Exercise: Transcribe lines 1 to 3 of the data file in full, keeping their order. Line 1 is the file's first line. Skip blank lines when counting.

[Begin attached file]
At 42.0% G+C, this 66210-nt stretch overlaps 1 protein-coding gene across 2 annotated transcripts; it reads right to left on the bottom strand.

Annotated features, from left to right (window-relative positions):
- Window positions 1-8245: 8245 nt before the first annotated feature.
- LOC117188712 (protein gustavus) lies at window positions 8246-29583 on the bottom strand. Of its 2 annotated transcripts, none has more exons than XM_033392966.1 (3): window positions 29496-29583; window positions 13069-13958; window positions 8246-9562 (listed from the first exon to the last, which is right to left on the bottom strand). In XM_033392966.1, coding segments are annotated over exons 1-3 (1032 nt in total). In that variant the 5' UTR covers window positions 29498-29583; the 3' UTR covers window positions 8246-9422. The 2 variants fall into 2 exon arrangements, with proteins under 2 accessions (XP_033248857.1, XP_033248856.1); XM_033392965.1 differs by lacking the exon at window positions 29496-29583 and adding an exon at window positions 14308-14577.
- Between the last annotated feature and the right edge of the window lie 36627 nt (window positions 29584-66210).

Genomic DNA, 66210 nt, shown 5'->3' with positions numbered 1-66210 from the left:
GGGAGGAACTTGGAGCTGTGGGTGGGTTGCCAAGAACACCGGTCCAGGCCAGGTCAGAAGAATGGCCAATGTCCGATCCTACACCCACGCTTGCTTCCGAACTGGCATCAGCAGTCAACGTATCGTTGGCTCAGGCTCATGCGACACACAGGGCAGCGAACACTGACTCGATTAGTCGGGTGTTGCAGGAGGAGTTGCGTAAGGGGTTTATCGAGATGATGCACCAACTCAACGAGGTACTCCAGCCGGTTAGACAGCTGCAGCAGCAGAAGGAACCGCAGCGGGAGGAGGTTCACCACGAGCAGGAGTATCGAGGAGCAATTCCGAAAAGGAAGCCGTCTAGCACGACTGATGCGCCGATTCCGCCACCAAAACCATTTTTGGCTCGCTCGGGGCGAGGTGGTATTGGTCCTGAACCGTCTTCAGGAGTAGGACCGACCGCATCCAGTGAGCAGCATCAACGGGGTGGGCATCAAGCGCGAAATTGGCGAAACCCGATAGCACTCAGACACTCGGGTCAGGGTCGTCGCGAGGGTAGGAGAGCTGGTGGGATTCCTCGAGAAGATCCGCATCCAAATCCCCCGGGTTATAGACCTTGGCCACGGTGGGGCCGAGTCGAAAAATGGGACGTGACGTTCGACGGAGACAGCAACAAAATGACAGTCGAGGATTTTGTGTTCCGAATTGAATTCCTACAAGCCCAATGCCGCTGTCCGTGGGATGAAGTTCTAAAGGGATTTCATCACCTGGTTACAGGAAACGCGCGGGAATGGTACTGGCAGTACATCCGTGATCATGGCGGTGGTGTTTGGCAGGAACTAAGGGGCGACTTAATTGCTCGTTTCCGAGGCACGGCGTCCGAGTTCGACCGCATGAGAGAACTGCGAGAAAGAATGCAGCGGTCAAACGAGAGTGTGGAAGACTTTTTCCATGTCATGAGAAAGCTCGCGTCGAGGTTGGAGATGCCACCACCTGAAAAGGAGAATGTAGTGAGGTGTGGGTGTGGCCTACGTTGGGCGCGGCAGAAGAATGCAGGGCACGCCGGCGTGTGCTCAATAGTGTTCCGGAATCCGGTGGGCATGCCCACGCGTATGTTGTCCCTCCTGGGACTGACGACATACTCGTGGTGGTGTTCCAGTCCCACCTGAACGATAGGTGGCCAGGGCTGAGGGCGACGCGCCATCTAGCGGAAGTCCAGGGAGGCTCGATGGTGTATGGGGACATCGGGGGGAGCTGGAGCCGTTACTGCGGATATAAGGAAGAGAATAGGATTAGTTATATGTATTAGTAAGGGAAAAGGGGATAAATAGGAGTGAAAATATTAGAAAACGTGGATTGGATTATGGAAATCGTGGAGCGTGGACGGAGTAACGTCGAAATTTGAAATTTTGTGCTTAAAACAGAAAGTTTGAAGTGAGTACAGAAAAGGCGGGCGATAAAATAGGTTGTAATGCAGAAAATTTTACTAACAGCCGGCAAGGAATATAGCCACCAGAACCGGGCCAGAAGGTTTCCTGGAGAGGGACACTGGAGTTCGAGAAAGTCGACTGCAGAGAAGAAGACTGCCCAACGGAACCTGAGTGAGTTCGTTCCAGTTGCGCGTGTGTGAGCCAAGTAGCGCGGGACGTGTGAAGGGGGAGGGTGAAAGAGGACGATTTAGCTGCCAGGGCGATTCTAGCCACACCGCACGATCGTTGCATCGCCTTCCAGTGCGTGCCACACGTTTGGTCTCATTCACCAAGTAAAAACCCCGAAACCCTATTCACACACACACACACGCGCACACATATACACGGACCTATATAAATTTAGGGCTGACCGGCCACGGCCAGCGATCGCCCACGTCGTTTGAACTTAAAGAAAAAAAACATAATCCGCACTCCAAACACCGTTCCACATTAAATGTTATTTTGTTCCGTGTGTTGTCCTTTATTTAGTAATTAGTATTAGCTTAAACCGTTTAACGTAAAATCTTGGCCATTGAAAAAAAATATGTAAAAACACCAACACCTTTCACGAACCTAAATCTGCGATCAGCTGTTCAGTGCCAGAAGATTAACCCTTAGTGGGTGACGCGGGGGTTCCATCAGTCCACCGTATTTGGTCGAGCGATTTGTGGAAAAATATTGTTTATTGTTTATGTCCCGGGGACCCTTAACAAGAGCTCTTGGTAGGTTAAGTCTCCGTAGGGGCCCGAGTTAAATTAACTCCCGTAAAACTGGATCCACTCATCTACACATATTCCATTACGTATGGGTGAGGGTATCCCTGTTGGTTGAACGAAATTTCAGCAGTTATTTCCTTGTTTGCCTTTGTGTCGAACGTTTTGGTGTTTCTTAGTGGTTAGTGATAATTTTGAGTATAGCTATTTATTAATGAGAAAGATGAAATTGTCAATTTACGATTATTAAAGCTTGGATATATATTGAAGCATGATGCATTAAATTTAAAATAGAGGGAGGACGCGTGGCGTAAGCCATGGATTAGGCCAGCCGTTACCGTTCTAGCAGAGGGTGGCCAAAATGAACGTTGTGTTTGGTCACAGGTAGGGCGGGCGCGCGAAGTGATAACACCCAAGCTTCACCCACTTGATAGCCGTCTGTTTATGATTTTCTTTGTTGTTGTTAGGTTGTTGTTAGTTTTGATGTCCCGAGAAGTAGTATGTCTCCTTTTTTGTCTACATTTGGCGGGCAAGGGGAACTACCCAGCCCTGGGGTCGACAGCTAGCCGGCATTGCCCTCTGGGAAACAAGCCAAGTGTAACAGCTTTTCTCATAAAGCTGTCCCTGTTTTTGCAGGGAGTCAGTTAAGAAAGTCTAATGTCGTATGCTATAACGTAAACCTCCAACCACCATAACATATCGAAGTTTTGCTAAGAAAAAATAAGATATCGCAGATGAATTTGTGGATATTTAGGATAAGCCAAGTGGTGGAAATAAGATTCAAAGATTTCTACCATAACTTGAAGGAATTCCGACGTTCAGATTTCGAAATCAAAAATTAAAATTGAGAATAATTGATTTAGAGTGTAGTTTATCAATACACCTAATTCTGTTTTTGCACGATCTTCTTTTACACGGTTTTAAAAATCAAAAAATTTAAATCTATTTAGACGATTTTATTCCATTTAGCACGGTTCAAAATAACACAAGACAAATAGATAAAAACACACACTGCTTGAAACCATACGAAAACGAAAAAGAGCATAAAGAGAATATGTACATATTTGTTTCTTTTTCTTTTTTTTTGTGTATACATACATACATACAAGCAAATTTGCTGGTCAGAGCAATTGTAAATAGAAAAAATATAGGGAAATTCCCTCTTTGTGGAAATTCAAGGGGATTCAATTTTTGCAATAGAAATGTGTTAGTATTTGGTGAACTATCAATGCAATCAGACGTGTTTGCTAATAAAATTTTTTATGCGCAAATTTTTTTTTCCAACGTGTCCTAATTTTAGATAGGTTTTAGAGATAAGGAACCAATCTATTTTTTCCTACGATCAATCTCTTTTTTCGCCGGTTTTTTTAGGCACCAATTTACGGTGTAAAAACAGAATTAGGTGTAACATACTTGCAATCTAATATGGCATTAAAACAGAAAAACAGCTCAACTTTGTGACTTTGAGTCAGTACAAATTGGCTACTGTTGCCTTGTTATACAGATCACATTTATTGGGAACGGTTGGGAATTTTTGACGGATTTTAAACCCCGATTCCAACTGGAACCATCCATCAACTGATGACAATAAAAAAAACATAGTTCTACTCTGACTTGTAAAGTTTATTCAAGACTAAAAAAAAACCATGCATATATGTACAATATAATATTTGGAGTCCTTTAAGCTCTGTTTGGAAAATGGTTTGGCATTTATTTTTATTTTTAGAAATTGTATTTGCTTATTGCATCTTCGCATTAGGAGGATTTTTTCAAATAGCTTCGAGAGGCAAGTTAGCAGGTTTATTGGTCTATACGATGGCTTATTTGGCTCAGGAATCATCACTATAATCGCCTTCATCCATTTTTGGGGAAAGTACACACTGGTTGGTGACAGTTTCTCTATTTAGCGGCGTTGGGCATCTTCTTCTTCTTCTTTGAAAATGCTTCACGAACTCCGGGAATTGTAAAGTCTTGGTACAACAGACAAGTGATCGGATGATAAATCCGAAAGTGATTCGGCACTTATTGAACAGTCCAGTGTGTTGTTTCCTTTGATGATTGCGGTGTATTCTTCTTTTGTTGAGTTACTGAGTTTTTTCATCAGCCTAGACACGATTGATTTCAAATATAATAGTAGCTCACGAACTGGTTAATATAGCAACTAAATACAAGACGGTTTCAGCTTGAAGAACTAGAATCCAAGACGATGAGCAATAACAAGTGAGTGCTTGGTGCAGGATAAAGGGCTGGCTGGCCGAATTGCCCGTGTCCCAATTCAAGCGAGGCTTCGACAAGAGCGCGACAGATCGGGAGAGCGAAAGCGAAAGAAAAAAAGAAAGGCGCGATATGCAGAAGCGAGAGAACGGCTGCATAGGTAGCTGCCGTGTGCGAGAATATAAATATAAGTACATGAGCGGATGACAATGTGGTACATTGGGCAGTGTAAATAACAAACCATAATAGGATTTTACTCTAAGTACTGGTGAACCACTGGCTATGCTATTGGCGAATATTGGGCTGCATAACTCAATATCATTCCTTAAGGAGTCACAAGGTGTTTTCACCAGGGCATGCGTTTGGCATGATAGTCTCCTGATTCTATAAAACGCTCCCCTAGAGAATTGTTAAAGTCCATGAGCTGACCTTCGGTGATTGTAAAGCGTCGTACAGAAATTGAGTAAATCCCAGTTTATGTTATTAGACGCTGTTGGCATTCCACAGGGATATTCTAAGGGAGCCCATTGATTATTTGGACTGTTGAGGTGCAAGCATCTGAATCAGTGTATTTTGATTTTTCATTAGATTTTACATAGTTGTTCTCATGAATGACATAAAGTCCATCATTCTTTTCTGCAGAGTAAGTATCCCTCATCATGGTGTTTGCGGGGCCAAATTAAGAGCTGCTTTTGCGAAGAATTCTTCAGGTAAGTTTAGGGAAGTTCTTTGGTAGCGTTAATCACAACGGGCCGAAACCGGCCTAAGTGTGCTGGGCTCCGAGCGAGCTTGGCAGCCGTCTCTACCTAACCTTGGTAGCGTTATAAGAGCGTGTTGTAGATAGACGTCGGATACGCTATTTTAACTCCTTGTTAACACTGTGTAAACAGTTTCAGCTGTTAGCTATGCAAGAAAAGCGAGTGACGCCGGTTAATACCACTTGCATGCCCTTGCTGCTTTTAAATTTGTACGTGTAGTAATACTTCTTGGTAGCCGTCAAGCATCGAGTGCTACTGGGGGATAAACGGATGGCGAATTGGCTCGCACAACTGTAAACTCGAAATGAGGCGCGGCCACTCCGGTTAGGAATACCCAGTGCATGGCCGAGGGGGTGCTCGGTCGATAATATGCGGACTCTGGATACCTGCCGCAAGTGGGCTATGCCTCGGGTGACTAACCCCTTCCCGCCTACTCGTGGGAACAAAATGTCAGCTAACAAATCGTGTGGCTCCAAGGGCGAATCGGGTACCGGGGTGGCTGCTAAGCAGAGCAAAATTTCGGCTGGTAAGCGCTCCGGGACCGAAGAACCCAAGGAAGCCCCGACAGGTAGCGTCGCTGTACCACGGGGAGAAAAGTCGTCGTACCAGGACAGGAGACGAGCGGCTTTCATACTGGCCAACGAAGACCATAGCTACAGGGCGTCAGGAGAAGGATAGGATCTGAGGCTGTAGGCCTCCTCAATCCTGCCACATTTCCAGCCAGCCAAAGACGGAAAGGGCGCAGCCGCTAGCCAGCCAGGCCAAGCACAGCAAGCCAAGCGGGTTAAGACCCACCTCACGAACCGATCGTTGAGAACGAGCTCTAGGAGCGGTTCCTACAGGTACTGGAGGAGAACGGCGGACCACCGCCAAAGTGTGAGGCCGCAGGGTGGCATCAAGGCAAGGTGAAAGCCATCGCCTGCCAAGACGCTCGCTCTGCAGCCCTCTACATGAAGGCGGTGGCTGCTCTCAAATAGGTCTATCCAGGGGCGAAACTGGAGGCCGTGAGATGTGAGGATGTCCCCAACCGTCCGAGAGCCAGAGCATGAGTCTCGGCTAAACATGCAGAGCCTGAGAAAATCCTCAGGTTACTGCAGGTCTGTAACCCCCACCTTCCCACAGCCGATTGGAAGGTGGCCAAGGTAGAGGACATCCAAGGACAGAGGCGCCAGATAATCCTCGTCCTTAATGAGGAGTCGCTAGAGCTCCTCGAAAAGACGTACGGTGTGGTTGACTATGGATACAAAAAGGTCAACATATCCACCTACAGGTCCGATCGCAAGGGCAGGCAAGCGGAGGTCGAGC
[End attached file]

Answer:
At 42.0% G+C, this 66210-nt stretch overlaps 1 protein-coding gene across 2 annotated transcripts; it reads right to left on the bottom strand.

Annotated features, from left to right (window-relative positions):
- Window positions 1-8245: 8245 nt before the first annotated feature.